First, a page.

No pretrial motion was made by the defendant. He proceeded to trial without objection to the form of the complaint. After judgment, he filed a motion in arrest of judgment, asserting, among other things, that the complaint was not verified and that it failed to state a criminal or quasi-criminal offense within the statute under which he was charged.

It is readily apparent that the Supreme Court Rule governing procedures in traffic cases, quasi-criminal cases and certain misdemeanors,**536 does not contemplate that the Illinois Uniform Traffic Ticket and Complaint be verified. The court, in People v. Harding, 34 Ill.2d 475, 216 N.E.2d 147 (1966), made an exhaustive analysis of its Rule and the statutes pertaining to the same subject matter. (Ill.Rev.Stat.1965, ch. 16, pars. 81-85 incl.; ch. 38, pars. 107-9, 107-11, 107-12 and par. 111-3(a)(b).) The court there pointed out that there is no constitutional provision requiring verification of the complaint which follows an arrest without a warrant. So far as the relevant constitutional provisions are concerned, they may require a sworn complaint as a prerequisite to the issuance of an arrest warrant, but they do not purport to lay down any jurisdictional prerequisites governing the institution of a criminal prosecution. The court stated at pages 482 and 483, 216 N.E.2d at pages 151 and 152

‚The Code of Criminal Procedure, enacted in 1963, retains the substance of the former statutory provisions with respect to the issuance of arrest warrants upon complaints and informations. (Ill.Rev.Stat.1965, chap. 38, par. 107-9.) But it also provides for the use of a summons, or a notice to appear, as ‚procedures for getting persons into court without*359 the necessity and inconvenience of an immediate arrest.’ (S.H.A., chap. 38, pars. 107-11; 107-12, Committee Comments.) Although, as we have held, there is no constitutional requirement that a complaint must be verified in order to sustain a criminal prosecution, the Code continues the statutory requirement of a sworn complaint. Ill.Rev.Stat.1965, chap. 38, par. 111-3(b).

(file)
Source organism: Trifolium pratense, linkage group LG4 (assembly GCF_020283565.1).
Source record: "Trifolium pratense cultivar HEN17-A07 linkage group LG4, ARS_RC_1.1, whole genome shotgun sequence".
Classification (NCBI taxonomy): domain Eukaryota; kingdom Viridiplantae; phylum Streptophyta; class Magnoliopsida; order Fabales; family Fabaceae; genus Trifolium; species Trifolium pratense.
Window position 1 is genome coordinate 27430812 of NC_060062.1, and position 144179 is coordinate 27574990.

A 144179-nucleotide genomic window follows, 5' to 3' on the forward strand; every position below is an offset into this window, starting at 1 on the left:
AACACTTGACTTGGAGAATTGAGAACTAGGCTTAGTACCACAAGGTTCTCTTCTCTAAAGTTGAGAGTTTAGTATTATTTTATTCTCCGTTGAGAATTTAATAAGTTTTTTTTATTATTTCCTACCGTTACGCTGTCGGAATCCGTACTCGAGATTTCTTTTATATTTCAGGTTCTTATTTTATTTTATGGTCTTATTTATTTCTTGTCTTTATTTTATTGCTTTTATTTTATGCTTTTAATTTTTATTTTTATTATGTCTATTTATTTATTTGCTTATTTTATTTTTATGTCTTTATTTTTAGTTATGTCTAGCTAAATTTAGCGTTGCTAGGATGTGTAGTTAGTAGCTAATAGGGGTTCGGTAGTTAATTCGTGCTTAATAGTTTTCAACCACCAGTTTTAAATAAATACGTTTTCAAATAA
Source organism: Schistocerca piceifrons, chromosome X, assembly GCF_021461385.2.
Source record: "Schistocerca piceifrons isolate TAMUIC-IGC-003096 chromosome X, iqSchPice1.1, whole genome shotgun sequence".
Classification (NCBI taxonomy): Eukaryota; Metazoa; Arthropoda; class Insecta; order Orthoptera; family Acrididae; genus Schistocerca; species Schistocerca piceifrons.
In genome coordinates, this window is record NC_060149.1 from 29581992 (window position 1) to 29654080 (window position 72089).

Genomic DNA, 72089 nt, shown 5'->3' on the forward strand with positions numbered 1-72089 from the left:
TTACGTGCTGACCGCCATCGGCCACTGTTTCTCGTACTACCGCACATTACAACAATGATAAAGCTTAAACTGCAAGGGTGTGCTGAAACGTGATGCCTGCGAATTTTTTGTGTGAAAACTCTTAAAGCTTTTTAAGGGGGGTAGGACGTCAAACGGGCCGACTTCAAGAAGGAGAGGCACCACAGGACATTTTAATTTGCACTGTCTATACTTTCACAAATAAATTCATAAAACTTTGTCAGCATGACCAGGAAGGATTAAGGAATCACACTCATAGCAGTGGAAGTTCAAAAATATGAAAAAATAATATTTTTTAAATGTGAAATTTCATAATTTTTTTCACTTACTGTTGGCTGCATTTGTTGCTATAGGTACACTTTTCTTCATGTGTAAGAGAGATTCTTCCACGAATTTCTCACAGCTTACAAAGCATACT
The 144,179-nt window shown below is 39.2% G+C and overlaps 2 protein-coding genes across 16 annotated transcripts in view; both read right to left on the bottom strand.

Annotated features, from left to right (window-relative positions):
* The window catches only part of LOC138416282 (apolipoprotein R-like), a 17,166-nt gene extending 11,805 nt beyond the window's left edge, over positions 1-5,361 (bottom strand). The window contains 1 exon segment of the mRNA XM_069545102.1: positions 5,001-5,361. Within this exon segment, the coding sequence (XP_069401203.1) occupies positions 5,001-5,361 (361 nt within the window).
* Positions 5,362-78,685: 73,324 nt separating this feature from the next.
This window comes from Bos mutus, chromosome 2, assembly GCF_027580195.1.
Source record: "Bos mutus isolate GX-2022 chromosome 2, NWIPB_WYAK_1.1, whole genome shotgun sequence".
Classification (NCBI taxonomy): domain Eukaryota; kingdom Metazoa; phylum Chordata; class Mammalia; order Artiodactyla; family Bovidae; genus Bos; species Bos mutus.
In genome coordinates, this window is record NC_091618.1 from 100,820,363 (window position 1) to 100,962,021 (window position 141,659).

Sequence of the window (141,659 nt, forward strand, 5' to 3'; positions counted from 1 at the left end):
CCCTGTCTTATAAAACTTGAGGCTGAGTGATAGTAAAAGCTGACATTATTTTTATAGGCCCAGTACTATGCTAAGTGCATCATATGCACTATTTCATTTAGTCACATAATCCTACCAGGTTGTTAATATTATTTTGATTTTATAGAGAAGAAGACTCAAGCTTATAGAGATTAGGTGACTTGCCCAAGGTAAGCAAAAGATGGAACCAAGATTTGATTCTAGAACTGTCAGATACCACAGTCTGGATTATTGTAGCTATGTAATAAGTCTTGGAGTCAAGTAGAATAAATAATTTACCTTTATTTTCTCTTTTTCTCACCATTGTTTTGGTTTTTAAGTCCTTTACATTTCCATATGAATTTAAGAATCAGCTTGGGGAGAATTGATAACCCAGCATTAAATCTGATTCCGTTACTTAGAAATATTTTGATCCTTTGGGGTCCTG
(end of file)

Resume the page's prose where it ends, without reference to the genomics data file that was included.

‚In many decisions it has been held that a complaint, defective because it was not verified, or verified upon information and belief, did not affect the jurisdiction of the court and that the right to be charged by a properly verified information can be waived. (Citations.) So far as the objection of want of verification is concerned, therefore, the unverified traffic ticket complaint used in this case would have sufficed to give the court jurisdiction if the defendant had waived the objection by going to trial without raising it, or by a plea of guilty.

‚The adoption by this court of the rule which authorized the use of the unverified form of Illinois Uniform Traffic Ticket and Complaint was not intended to dispense with the statutory requirement of a verified complaint, and we hold that a defendant who does not waive, by plea of guilty or by proceeding to trial without objection, the defective verification of a complaint, is entitled to be prosecuted upon a complaint which states upon the oath of the complainant the facts constituting the offense charged.’

The most that can be said for the requirement of verification of a traffic ticket and complaint, such as that before us, is that the Code of Criminal Procedure continues the requirement that a complaint be verified in order to sustain a criminal prosecution. (Ill.Rev.Stat.1965, ch. 38, par. 111-3(b).) The lack of verification, however, does not affect the jurisdiction of the court. The *360 right to be charged by a properly verified complaint can be waived and, in fact, is waived unless the accused pleads guilty or proceeds to trial without an appropriate pretrial motion or objection.‚ ‚  People v. Harding, supra, 482, 483, 216 N.E.2d 147; Village of Willowbrook v. Miller, 72 Ill.App.2d 30, 34, 217 N.E.2d 809 (1966). The want of verification was not appropriately raised in the case at bar, and accordingly, we hold that the defendant has waived any right to object to the lack of verification.